Both of those groups were divided according to probable prenatal exposure to folic acid — those born before July 1, 1996, when fortification began, those born after July 1, 1998, when implementation was complete, and those born in the intervening two years, for whom exposure would have been intermediate.

A third set of images reflected 217 participants in a multi-site National Institutes Health (NIH) study, all ages 8 to 18 when imaged, but born before folic acid fortification was instituted.

Images from both the MGH and Philadelphia cohorts revealed that young people born after full implementation of folic acid fortification had different patterns of cortical maturation compared with participants born before the program began, the researchers report.

These differences were characterized by significantly thicker brain tissue and delayed thinning of the cerebral cortex in regions associated with schizophrenia.

The cortical thickness of those born during the rollout period was intermediate between the two other groups.

While a thinning of the cerebral cortex in school-aged children is a normal part of brain maturation — probably associated with processes like the elimination of unnecessary connections between neurons — previous studies have associated early and accelerated cortical thinning with autism and with symptoms of psychosis, the researchers noted.

Data on psychiatric symptoms available from the Philadelphia cohort revealed that the delayed cortical thinning seen in fully folic-acid-exposed participants was associated with a significantly reduced risk of symptoms of psychosis.

Images from the NIH cohort, which was not exposed to folic acid fortification, found no evidence of the delayed cortical thinning seen in the folic-acid-exposed participants from the other two groups. That supports the association between prenatal folic acid exposure and delayed cortical thinning, the researchers said.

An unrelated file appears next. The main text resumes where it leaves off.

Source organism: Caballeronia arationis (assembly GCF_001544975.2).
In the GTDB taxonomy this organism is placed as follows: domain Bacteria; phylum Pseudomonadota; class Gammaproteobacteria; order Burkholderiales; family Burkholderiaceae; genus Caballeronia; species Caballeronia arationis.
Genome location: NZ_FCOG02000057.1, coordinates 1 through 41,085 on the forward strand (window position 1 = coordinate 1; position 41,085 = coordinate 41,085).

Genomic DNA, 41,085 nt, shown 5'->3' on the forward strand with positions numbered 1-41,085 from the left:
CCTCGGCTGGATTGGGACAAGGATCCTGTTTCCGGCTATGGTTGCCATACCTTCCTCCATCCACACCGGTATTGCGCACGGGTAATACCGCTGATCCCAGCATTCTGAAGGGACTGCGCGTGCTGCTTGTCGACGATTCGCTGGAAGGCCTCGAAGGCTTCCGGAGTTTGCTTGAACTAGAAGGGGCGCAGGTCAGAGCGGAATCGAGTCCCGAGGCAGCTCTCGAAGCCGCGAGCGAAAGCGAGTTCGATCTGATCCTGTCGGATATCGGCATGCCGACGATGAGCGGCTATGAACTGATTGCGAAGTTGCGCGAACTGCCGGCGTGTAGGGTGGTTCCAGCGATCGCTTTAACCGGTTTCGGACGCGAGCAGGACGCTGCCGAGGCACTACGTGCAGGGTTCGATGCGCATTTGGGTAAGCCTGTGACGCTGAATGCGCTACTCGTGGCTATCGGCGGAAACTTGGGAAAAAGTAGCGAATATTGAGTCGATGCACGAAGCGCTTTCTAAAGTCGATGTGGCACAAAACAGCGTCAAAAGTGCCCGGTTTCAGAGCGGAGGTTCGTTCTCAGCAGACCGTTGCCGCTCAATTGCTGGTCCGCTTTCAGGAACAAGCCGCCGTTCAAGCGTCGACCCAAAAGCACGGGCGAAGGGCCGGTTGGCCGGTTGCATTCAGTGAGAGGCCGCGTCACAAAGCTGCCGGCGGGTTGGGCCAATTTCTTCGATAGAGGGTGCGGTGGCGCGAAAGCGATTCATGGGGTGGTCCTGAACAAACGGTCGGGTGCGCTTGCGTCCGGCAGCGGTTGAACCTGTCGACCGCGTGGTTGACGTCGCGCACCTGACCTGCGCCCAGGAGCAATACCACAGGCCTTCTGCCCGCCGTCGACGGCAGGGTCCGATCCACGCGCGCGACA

“While our results link prenatal exposure to folic acid fortification with changes in cortical development and with a reduced risk of psychotic spectrum symptoms, they cannot directly link folic acid exposure to reduced schizophrenia risk, since the typical age of onset for that disorder is in the early 20s. But since such symptoms in youth are on the same continuum as schizophrenia, the results hold some promise for schizophrenia prevention,” Roffman said.

“The oldest participants in our study are now approaching the age of greatest risk for several psychiatric disorders — also including bipolar disorder and depression — so it will be of great interest to see whether exposure does have an effect on the incidence of these disorders,” he said. “Future research should also look at how actual maternal folate levels relate to postnatal brain development and the risk of subsequent serious mental illness.”

“While 81 countries currently fortify their food supply with folic acid, more than half the world’s population remains without such exposure,” he continued.

“Conclusively demonstrating that prenatal folic acid could have benefits for brain health beyond its well-established effects on spinal bifida prevention might help tip the balance toward implementing fortification in countries that have not yet adopted it.”

The study was published in JAMA Psychiatry.

Source: Massachusetts General Hospital